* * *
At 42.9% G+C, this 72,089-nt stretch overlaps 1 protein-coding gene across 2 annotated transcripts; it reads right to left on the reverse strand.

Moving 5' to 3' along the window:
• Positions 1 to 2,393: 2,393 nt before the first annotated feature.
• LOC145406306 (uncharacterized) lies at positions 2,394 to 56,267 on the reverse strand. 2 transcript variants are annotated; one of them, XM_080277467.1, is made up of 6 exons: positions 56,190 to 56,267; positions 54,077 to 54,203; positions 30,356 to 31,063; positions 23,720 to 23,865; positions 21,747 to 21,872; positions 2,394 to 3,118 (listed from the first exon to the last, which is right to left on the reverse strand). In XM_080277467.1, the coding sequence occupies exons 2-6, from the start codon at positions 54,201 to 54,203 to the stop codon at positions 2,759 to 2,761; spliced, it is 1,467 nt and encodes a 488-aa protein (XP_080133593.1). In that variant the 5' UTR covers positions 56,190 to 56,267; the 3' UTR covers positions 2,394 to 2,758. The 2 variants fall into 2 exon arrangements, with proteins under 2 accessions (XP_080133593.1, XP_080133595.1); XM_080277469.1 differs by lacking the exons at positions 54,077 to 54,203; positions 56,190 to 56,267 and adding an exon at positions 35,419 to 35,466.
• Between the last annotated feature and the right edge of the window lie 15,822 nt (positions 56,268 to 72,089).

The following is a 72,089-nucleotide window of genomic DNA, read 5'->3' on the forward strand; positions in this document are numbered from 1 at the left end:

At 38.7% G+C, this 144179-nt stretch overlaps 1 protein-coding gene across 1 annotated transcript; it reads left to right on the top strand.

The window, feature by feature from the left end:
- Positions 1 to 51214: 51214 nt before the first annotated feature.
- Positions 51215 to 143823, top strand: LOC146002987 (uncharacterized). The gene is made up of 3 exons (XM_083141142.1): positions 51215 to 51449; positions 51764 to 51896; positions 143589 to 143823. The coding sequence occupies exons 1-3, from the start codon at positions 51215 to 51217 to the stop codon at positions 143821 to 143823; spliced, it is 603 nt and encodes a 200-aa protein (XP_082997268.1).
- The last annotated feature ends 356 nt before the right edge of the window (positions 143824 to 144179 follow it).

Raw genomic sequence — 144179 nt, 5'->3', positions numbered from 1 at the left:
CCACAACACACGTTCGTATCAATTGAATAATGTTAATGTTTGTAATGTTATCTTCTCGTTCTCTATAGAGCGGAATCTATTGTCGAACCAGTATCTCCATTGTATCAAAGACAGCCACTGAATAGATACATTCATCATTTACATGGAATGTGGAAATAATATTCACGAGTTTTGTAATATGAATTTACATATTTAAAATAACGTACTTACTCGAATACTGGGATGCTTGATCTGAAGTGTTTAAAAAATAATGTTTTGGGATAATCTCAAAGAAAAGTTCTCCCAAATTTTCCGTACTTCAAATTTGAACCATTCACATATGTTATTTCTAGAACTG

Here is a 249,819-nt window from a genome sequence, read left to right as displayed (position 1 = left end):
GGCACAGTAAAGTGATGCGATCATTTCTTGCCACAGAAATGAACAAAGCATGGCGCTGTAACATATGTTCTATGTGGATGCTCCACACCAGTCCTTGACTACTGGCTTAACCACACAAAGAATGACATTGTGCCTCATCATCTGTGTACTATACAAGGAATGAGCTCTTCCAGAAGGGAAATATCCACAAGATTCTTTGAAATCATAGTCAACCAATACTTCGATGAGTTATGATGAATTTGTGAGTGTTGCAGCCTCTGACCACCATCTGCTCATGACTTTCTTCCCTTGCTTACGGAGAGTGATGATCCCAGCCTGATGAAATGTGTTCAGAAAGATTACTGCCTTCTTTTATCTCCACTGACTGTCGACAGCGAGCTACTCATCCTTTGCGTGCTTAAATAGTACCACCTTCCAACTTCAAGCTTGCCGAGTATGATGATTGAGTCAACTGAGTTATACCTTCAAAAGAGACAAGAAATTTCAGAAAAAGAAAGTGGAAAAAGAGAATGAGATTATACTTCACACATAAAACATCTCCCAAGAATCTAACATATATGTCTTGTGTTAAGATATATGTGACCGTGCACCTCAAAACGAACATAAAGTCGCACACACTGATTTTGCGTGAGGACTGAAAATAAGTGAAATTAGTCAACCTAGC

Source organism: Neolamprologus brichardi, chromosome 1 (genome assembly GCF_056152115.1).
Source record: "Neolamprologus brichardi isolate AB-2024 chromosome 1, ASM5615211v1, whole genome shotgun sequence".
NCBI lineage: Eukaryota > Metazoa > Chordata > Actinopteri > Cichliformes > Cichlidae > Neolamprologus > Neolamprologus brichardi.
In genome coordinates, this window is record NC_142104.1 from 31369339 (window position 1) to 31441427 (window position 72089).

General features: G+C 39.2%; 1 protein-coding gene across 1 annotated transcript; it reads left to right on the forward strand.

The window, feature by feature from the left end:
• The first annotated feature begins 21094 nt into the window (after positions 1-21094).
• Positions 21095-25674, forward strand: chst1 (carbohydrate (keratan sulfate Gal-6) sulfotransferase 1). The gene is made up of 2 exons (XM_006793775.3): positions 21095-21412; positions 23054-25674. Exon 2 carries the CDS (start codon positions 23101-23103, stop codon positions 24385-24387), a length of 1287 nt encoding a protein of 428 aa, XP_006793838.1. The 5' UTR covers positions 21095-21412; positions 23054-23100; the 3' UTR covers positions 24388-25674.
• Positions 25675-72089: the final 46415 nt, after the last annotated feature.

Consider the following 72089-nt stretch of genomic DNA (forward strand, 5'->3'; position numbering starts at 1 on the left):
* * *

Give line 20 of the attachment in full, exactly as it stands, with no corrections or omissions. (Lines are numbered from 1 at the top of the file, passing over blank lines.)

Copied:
General features: G+C 39.2%; 1 protein-coding gene across 1 annotated transcript; it reads left to right on the forward strand.